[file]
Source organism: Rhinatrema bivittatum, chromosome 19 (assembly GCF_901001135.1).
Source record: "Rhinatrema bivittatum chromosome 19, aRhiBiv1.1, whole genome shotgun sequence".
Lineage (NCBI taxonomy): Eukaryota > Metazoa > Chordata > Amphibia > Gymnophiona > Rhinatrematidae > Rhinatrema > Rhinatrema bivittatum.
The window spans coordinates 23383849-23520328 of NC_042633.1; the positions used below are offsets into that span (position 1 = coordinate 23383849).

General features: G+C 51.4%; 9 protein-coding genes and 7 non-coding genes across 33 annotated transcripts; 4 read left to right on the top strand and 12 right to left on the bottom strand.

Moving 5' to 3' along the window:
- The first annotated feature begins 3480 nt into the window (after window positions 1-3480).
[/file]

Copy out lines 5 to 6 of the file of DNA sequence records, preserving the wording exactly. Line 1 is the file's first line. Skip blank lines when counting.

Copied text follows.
General features: G+C 51.4%; 9 protein-coding genes and 7 non-coding genes across 33 annotated transcripts; 4 read left to right on the top strand and 12 right to left on the bottom strand.

Moving 5' to 3' along the window: